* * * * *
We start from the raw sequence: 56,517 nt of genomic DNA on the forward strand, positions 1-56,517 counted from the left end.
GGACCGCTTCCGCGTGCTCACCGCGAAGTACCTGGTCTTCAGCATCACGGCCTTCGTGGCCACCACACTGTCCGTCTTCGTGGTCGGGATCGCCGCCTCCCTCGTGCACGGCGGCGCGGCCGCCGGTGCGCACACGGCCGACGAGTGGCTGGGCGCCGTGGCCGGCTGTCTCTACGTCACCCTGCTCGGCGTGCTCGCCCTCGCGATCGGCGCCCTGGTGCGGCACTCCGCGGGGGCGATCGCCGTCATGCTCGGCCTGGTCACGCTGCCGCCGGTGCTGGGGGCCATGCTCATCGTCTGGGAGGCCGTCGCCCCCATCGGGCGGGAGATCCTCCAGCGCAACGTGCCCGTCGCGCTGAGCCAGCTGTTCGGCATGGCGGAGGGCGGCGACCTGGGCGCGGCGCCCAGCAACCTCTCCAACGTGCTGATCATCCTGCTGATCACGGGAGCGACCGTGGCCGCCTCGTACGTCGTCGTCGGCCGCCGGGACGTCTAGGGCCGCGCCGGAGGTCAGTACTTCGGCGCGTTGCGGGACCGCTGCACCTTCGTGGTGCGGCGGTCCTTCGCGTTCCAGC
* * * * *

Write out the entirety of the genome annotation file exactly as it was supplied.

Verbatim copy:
We start from the raw sequence: 56,517 nt of genomic DNA on the forward strand, positions 1-56,517 counted from the left end.
GGACCGCTTCCGCGTGCTCACCGCGAAGTACCTGGTCTTCAGCATCACGGCCTTCGTGGCCACCACACTGTCCGTCTTCGTGGTCGGGATCGCCGCCTCCCTCGTGCACGGCGGCGCGGCCGCCGGTGCGCACACGGCCGACGAGTGGCTGGGCGCCGTGGCCGGCTGTCTCTACGTCACCCTGCTCGGCGTGCTCGCCCTCGCGATCGGCGCCCTGGTGCGGCACTCCGCGGGGGCGATCGCCGTCATGCTCGGCCTGGTCACGCTGCCGCCGGTGCTGGGGGCCATGCTCATCGTCTGGGAGGCCGTCGCCCCCATCGGGCGGGAGATCCTCCAGCGCAACGTGCCCGTCGCGCTGAGCCAGCTGTTCGGCATGGCGGAGGGCGGCGACCTGGGCGCGGCGCCCAGCAACCTCTCCAACGTGCTGATCATCCTGCTGATCACGGGAGCGACCGTGGCCGCCTCGTACGTCGTCGTCGGCCGCCGGGACGTCTAGGGCCGCGCCGGAGGTCAGTACTTCGGCGCGTTGCGGGACCGCTGCACCTTCGTGGTGCGGCGGTCCTTCGCGTTCCAGC